Australian inflation soared to a 32-year high in Q3 amid rising costs of house building and energy prices, and if sustained it could challenge AustralianSuper’s returns targets. The US$189 billion pension fund’s problems are an example of the challenges all public pension funds are facing, across the world.
Data from the Australian Bureau of Statistics (ABS) today showed the consumer price index (CPI) jumped 1.8% in Q3 quarter, while the annual rate shot up to 7.3%, from 6.1%, the highest since 1990 and almost three times the pace of wage growth. The rates of price growth are far higher than forecast in the federal government’s FY2022/23 budget, which was based on 3.5% CPI inflation. GDP growth is also well below the Reserve Bank’s March forecasts of 4.3% in 2022 and 2.0% in 2023; it now forecasts 3.2% and 1.8%, respectively.
Rising inflation challenges AustralianSuper’s targets, with investment options targeting inflation-beating yields, from the High Growth option (CPI + 4.5%) to the Stable option (1.5%). The Balanced option represents around 90% of the fund’s AUM and targets CPI+4.0%. It returned -2.7% for FY2021/22, over five years it was 7.3%, and over 10 years it was 9.3%, according to Damian Moloney, Head of Investments, International, in an interview with Global SWF earlier this month.
With the Australian federal government forecasting 5.8% in FY2022/23, the targets rise to a range of 7.3-10.3%. This is a tall order, given the negative returns in FY2021/22 and a portfolio that is heavily skewed towards the Australian market, which represents half of the fund’s total AUM. AustralianSuper’s lack of regional diversification means it is heavily impacted by domestic economic trends, while also serving 1.13 million Australian members.
AustralianSuper is not the only inflation-hit fund, with the Future Fund – Australia’s federal sovereign wealth fund – set to struggle to meet its absolute return target of 4-5% above CPI, having seen a -1.2% return in FY2021/22. Nevertheless, Chairman Peter Costello said the full-year performance was a “pleasing outcome” given global stocks and bonds fell more than 10% and Australian stocks had declined 6.5%. On the publication of the fund’s annual report, Costello said, “We expect deglobalisation, geopolitical tensions, trade barriers and high inflation to be a feature of the investment climate going forward.”
CEO Raphael Arndt added that the fund had benefited from an increased allocation to alternative assets “where inflation aware strategies have performed strongly.”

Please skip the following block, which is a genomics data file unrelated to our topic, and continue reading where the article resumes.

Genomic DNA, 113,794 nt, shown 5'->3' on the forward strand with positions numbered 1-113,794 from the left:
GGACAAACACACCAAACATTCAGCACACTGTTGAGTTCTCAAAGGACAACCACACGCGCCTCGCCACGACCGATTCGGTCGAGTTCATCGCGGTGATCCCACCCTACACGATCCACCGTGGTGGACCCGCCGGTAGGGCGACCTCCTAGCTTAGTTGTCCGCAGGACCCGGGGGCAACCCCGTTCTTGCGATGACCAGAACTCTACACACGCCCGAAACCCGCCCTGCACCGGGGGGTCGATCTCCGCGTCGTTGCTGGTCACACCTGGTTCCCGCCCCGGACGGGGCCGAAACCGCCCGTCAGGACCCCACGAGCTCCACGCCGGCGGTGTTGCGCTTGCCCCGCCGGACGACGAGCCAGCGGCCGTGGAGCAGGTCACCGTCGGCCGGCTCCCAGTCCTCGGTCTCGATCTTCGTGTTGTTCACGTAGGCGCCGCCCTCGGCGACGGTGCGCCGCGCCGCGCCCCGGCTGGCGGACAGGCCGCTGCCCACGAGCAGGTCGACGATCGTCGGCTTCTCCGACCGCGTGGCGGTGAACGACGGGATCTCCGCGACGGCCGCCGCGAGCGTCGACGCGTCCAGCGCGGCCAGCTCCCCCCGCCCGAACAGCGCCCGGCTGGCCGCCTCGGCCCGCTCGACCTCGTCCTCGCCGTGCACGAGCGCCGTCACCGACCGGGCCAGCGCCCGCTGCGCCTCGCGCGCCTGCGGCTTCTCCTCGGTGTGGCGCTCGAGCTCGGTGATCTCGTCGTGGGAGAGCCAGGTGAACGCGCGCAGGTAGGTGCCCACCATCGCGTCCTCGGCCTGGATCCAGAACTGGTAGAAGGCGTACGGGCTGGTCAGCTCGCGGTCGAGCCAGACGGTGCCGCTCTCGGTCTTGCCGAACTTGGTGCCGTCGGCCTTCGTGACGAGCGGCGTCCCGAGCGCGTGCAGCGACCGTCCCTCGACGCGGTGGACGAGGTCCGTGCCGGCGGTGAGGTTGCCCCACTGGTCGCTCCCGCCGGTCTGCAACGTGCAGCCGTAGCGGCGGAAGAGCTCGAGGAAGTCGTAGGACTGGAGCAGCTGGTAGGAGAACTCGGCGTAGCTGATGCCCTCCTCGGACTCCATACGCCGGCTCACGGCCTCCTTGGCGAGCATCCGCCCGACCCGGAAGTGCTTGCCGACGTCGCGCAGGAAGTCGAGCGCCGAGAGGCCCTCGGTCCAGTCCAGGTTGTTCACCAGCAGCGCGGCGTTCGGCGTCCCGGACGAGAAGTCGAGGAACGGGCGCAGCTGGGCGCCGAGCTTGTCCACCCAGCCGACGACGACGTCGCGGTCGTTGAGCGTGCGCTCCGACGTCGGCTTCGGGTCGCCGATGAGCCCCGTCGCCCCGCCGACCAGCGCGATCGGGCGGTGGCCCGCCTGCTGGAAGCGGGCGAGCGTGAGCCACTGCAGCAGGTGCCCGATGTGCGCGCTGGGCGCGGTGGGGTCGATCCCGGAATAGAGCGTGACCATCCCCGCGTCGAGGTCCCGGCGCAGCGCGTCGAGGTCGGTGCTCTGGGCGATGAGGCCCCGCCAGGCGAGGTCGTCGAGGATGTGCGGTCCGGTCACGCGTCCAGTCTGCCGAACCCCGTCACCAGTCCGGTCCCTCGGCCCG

On the CPI-linked returns target, Costello said, “This was probably written in the days when it was expected that inflation will be 2-3%. If you get an inflation rate of 6, 7 or 8, the CPI plus target will be extremely difficult to attain. In fact, in the current environment, you just won’t do it. That’s a big challenge. This target was not written for high inflation rate society. And hopefully inflation will be brought down, and we can continue to work to the target.”
Of course, missing the returns targets in one year is unlikely to significantly affect. Targets are focused on medium- to long-term averages. The Future Fund is tracking well ahead of its target and has enjoyed a 7.8% annualised return since its inception in May 2006, above the 6.8% target, and adding A$134 billion to the federal government’s coffers.
While the lack of portfolio diversification could be seen as a risk, Australia is also seen as a highly investable market by foreign sovereign wealth funds and public pension funds, with GIC recently opening its new office as it ramps up activity in the country. Indeed, the Singaporean sovereign fund’s CEO Lim Chow Kiat stated that Australia is a haven from global market uncertainty and turbulence due to its potential in the energy sector and relative low debt levels.
Lim said, “As every country deals with this inflation challenge, we think Australia can handle this relatively well. If there are suitable projects or assets in Australia, our infrastructure team will definitely want to look at it very closely.”